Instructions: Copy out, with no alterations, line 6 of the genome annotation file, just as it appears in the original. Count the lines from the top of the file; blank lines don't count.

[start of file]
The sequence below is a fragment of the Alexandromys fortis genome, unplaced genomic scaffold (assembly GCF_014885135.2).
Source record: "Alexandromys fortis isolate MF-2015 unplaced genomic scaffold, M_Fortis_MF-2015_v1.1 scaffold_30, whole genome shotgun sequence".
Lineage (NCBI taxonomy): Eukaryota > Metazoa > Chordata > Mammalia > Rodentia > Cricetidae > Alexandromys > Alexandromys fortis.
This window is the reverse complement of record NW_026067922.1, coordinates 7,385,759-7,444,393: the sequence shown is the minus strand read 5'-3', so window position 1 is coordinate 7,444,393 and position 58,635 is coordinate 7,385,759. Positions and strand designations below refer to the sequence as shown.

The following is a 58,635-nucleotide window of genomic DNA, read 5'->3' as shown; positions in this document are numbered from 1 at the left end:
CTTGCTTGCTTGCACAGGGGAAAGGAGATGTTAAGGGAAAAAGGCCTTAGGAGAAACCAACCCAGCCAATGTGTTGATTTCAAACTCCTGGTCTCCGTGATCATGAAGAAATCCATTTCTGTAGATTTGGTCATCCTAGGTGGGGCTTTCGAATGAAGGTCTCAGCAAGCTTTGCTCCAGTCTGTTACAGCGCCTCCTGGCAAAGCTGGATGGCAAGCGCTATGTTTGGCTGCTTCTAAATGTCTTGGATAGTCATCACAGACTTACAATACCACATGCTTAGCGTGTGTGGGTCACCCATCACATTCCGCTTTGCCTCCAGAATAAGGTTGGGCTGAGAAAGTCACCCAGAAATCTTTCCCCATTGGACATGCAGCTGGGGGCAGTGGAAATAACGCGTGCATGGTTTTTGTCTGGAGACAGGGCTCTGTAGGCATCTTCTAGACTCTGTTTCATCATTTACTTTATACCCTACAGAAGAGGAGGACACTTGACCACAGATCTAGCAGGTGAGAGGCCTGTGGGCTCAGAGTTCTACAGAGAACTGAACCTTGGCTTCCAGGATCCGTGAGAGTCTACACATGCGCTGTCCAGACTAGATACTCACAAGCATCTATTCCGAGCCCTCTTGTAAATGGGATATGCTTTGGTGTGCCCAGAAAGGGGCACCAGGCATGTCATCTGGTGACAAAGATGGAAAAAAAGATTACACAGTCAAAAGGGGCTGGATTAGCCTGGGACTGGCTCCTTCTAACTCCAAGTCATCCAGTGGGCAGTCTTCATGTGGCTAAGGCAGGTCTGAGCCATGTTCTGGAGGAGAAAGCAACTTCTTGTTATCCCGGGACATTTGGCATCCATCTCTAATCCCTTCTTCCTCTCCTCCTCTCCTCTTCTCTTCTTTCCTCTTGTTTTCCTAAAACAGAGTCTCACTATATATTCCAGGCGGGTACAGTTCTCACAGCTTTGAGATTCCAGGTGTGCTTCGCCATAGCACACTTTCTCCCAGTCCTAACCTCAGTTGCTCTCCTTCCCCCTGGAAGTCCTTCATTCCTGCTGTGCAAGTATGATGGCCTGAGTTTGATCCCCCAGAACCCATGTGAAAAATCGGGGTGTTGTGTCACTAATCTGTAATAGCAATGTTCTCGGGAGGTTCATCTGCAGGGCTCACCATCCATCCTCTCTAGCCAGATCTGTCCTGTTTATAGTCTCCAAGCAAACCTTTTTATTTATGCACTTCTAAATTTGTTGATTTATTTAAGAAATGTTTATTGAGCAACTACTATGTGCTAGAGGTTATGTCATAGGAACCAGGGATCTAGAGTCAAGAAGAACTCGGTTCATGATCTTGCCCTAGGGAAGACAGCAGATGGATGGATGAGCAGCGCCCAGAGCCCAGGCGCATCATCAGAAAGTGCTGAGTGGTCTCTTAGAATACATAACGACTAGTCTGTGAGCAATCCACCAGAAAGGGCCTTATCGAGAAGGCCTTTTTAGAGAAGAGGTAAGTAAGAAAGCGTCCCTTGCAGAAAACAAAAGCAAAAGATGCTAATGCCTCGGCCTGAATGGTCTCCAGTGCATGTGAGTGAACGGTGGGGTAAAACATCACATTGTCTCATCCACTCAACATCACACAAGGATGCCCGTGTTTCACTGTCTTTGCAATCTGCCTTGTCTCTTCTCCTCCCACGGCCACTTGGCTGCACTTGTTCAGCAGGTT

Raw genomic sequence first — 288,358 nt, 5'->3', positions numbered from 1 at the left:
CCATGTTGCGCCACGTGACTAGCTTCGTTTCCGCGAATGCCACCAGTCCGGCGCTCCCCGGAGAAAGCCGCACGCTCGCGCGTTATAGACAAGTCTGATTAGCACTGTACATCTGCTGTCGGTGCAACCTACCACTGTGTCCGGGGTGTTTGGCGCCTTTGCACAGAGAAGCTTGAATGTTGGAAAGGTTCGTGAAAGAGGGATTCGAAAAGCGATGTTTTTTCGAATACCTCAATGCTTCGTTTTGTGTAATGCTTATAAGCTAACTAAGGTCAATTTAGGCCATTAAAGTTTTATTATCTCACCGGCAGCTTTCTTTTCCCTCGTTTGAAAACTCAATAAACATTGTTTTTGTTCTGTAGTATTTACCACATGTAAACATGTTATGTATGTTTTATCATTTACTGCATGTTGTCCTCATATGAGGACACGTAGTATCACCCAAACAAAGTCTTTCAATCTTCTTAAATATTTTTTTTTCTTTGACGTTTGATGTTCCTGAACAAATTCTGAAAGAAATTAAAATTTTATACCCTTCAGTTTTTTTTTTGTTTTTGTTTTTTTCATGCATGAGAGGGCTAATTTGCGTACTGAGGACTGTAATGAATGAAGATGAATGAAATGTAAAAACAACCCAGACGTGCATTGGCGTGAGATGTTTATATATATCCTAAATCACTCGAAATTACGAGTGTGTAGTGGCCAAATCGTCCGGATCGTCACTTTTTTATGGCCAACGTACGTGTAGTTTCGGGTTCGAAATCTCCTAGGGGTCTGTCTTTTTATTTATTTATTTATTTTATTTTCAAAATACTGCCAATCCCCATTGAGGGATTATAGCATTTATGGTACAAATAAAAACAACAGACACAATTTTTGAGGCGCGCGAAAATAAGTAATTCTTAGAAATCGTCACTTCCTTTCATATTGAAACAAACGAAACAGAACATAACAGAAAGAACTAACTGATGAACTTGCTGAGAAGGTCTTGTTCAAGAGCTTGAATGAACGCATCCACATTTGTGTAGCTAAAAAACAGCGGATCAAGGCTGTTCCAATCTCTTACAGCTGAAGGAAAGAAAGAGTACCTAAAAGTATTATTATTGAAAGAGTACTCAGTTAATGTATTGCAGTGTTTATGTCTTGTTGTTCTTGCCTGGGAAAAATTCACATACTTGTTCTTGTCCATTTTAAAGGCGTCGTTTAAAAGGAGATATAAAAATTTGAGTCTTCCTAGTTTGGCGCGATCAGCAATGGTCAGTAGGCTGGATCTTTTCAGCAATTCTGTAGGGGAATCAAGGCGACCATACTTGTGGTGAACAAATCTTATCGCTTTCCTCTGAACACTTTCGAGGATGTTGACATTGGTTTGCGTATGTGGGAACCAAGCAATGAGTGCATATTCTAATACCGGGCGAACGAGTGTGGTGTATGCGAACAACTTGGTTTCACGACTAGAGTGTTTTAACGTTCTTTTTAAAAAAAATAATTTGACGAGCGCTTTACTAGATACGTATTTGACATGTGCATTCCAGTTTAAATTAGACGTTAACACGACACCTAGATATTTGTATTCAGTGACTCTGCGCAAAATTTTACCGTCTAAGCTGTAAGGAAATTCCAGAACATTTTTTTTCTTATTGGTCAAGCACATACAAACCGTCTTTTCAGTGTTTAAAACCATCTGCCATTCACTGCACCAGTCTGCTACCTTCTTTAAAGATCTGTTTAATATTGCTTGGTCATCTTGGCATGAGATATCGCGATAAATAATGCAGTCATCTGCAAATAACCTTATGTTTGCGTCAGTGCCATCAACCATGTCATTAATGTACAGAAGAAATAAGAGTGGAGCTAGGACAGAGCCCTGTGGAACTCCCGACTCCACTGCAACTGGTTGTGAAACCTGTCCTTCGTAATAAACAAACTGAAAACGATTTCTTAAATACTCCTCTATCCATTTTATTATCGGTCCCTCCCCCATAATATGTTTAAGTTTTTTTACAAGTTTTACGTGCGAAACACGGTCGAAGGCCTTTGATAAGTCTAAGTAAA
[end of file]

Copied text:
CTTGCTTGCTTGCACAGGGGAAAGGAGATGTTAAGGGAAAAAGGCCTTAGGAGAAACCAACCCAGCCAATGTGTTGATTTCAAACTCCTGGTCTCCGTGATCATGAAGAAATCCATTTCTGTAGATTTGGTCATCCTAGGTGGGGCTTTCGAATGAAGGTCTCAGCAAGCTTTGCTCCAGTCTGTTACAGCGCCTCCTGGCAAAGCTGGATGGCAAGCGCTATGTTTGGCTGCTTCTAAATGTCTTGGATAGTCATCACAGACTTACAATACCACATGCTTAGCGTGTGTGGGTCACCCATCACATTCCGCTTTGCCTCCAGAATAAGGTTGGGCTGAGAAAGTCACCCAGAAATCTTTCCCCATTGGACATGCAGCTGGGGGCAGTGGAAATAACGCGTGCATGGTTTTTGTCTGGAGACAGGGCTCTGTAGGCATCTTCTAGACTCTGTTTCATCATTTACTTTATACCCTACAGAAGAGGAGGACACTTGACCACAGATCTAGCAGGTGAGAGGCCTGTGGGCTCAGAGTTCTACAGAGAACTGAACCTTGGCTTCCAGGATCCGTGAGAGTCTACACATGCGCTGTCCAGACTAGATACTCACAAGCATCTATTCCGAGCCCTCTTGTAAATGGGATATGCTTTGGTGTGCCCAGAAAGGGGCACCAGGCATGTCATCTGGTGACAAAGATGGAAAAAAAGATTACACAGTCAAAAGGGGCTGGATTAGCCTGGGACTGGCTCCTTCTAACTCCAAGTCATCCAGTGGGCAGTCTTCATGTGGCTAAGGCAGGTCTGAGCCATGTTCTGGAGGAGAAAGCAACTTCTTGTTATCCCGGGACATTTGGCATCCATCTCTAATCCCTTCTTCCTCTCCTCCTCTCCTCTTCTCTTCTTTCCTCTTGTTTTCCTAAAACAGAGTCTCACTATATATTCCAGGCGGGTACAGTTCTCACAGCTTTGAGATTCCAGGTGTGCTTCGCCATAGCACACTTTCTCCCAGTCCTAACCTCAGTTGCTCTCCTTCCCCCTGGAAGTCCTTCATTCCTGCTGTGCAAGTATGATGGCCTGAGTTTGATCCCCCAGAACCCATGTGAAAAATCGGGGTGTTGTGTCACTAATCTGTAATAGCAATGTTCTCGGGAGGTTCATCTGCAGGGCTCACCATCCATCCTCTCTAGCCAGATCTGTCCTGTTTATAGTCTCCAAGCAAACCTTTTTATTTATGCACTTCTAAATTTGTTGATTTATTTAAGAAATGTTTATTGAGCAACTACTATGTGCTAGAGGTTATGTCATAGGAACCAGGGATCTAGAGTCAAGAAGAACTCGGTTCATGATCTTGCCCTAGGGAAGACAGCAGATGGATGGATGAGCAGCGCCCAGAGCCCAGGCGCATCATCAGAAAGTGCTGAGTGGTCTCTTAGAATACATAACGACTAGTCTGTGAGCAATCCACCAGAAAGGGCCTTATCGAGAAGGCCTTTTTAGAGAAGAGGTAAGTAAGAAAGCGTCCCTTGCAGAAAACAAAAGCAAAAGATGCTAATGCCTCGGCCTGAATGGTCTCCAGTGCATGTGAGTGAACGGTGGGGTAAAACATCACATTGTCTCATCCACTCAACATCACACAAGGATGCCCGTGTTTCACTGTCTTTGCAATCTGCCTTGTCTCTTCTCCTCCCACGGCCACTTGGCTGCACTTGTTCAGCAGGTT